07/08/2013 06:45 pm ET Updated Dec 06, 2017

7 Ways to Work With LGBT Communities in International Development

"These people are fighting for survival in societies that are hostile to their very existence," said Dr. Chloe Schwenke, who described LGBT (lesbian, gay, bisexual, and transgender) people as being "embattled." She, along with three other global LGBT experts -- Urooj Arshad, Victor Mukasa, and Ryan Ubuntu Olson -- spoke at a recent IREX event on how the international development community could best work with LGBT populations globally.

As the vulnerability of LGBT people around the world has been well-documented by organizations such as the UN and Human Rights Watch, the experts offered these key recommendations for those working with LGBT groups abroad:

  1. Be facilitators, not leaders. LGBT communities, while vulnerable, are also highly resilient, and local LGBT work is already ongoing in many places. "We need to be facilitators, not leaders in this process," stressed Schwenke. "We need to work closely with LGBT communities and listen to them."
  2. Respect local identities. International development groups need to be careful of imposing the Western LGBT identity politics model on other cultures. "LGBT identities can subsume other local identities," said Arshad. She described how in Pakistan some trans women have recently adopted more Western terminology, whereas previously they identified as "hijra" or "khwaja saraa."
  3. Include the whole community. Transgender people are frequently marginalized, including within LGBT communities. "There's a great deal of information and education needed about what transgender issues are, how to make that understandable in the context of LGBTI, and how to make sure it isn't conflated with sexual orientation," said Schwenke. She called for space and programming that just focuses on gender identity. Olson added that most of the scant LGBT-related funding in international development has gone toward men: "We're not talking about lesbians nearly enough, nor the intersectionalities of our entire community."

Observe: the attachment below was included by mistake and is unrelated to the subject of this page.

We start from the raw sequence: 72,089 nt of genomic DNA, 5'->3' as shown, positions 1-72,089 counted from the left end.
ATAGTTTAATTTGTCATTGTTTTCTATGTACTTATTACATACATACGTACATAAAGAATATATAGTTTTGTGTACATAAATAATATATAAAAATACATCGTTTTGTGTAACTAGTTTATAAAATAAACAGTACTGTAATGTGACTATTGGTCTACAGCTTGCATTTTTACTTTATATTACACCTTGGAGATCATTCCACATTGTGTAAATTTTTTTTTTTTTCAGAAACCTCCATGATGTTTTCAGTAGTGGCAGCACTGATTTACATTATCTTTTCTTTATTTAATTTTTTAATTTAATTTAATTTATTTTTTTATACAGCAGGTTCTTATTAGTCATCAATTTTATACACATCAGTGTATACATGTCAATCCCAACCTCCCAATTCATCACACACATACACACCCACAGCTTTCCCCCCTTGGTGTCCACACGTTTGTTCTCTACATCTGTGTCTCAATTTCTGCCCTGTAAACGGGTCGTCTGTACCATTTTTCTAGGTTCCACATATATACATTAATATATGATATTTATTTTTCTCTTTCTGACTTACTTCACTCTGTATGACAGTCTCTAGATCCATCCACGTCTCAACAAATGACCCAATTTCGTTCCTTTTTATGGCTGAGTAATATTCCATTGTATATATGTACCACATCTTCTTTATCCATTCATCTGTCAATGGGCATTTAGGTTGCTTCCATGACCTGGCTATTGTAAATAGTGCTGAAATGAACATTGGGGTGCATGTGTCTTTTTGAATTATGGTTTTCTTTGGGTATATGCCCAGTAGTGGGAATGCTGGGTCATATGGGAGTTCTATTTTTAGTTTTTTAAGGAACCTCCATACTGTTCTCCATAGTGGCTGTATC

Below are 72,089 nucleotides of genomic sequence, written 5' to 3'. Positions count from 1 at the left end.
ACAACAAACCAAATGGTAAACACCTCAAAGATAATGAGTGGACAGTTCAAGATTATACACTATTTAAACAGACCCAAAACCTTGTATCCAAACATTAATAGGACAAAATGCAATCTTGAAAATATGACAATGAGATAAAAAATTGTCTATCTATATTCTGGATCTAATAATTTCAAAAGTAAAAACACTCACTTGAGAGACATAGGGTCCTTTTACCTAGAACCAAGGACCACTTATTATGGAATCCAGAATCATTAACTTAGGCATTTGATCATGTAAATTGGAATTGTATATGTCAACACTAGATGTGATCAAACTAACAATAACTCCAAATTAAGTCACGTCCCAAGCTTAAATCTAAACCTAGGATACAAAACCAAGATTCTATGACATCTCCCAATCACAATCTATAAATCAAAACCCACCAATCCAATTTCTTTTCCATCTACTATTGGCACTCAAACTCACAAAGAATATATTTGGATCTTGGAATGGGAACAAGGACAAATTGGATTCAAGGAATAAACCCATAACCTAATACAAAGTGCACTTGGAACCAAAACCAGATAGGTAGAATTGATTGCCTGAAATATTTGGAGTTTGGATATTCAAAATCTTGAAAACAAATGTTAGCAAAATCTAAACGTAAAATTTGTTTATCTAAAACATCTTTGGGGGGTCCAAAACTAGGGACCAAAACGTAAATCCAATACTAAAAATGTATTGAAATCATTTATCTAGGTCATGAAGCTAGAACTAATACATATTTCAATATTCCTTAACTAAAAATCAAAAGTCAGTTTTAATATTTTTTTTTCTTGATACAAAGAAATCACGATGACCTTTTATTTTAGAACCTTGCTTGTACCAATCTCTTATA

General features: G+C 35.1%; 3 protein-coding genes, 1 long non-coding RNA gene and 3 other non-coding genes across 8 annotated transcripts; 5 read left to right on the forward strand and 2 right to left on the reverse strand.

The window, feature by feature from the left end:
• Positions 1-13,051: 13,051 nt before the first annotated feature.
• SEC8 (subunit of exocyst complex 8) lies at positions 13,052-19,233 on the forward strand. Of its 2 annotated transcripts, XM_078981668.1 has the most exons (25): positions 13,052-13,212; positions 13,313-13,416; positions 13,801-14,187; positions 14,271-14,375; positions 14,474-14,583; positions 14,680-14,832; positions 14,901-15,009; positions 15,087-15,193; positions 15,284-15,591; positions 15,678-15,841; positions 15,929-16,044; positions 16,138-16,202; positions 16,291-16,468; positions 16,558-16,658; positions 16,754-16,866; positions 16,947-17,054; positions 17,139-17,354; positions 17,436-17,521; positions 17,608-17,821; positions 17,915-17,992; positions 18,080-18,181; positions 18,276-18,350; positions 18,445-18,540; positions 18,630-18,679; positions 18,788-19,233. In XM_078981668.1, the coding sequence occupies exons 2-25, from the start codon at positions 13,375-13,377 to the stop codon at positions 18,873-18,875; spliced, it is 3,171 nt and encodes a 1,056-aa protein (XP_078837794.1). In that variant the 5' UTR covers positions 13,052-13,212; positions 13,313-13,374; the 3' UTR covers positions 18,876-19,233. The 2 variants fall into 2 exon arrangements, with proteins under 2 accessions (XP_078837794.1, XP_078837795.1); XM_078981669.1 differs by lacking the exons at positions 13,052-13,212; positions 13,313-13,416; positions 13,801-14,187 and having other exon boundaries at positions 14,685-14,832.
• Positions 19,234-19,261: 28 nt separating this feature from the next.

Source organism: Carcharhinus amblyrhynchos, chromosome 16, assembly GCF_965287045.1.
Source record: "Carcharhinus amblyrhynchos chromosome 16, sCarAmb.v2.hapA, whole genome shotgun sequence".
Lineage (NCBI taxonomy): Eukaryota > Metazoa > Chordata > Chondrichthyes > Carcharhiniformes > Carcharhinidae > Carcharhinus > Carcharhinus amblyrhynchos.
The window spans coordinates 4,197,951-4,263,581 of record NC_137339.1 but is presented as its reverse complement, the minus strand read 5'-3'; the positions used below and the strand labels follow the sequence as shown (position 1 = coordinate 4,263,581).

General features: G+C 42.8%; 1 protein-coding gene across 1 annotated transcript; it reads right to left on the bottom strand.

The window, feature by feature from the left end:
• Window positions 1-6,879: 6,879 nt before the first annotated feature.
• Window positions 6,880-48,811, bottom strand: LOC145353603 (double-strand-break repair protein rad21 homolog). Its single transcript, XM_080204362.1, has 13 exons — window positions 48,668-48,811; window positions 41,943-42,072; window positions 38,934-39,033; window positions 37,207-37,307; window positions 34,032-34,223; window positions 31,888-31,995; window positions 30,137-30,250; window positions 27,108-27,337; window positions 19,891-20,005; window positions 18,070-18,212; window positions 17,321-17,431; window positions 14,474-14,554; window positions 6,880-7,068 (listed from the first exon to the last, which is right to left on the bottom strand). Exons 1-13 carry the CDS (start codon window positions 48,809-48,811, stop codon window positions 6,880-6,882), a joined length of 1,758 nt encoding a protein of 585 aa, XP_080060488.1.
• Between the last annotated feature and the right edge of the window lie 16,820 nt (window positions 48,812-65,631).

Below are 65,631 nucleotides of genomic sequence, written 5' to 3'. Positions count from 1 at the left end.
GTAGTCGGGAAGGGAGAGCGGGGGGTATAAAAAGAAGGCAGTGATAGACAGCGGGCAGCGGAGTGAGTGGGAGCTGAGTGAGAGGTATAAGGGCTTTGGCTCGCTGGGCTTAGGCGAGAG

4. Avoid "golden child" syndrome. There exists the perception that some donors will find one or two favorite grantees and return to working with them repeatedly instead of engaging with other LGBT groups. Speaking about his experiences in Uganda, Mukasa said, "It has brought division among the activists. That hurts the movement." He called for greater transparency in how LGBT groups are selected for support. "How do we really get resources down to the grassroots level?" asked Arshad.
  5. Emphasize LGBT rights as human rights. "Ground LGBTI assistance in human rights approaches," said Schwenke. She asked for international players to get beyond rhetoric and make this real. The UN also recommends a rights-based approach that focuses on basic rights like the right to assemble, privacy, and personal security, instead of focusing on LGBT identities per se.
  6. Support LGBT networks. "Networks matter," said Olson about his work with the International Day Against Homophobia and Transphobia. He stressed the value of the "shared experiences of activists to other activists," such as front-line defenders comparing emergency protocols. Schwenke echoed the value of getting activists together for "solidarity events." Having just returned from a gathering of LGBT activists from across Africa, she said, "I saw a great empowerment of a community simply by being together." She continued, "This is really where human dignity starts from, the sense that we're not alone."
  7. Share knowledge in multiple directions. "At the local level, beyond just the language, there's also capacity that's been developed among local groups that have been quite successful, that are opportunities for us to learn from," said Olson. He gave an example of a LGBT-positive TV show in Vietnam and groups in Latin America who have gotten local officials elected. There are international LGBT human rights defenders who have had to flee to the U.S. who can be a great resource, noted both Olson and Mukasa.

Despite repeated emphasis on the vulnerability of LGBT people, each of the experts spoke with admiration about the dedication and innovation of local LGBT activists and organizations. We encourage international donors and development implementors to continue to strengthen their support for LGBT-focused initiatives around the world.


IREX is an international nonprofit organization providing thought leadership and innovative programs to promote positive lasting change globally.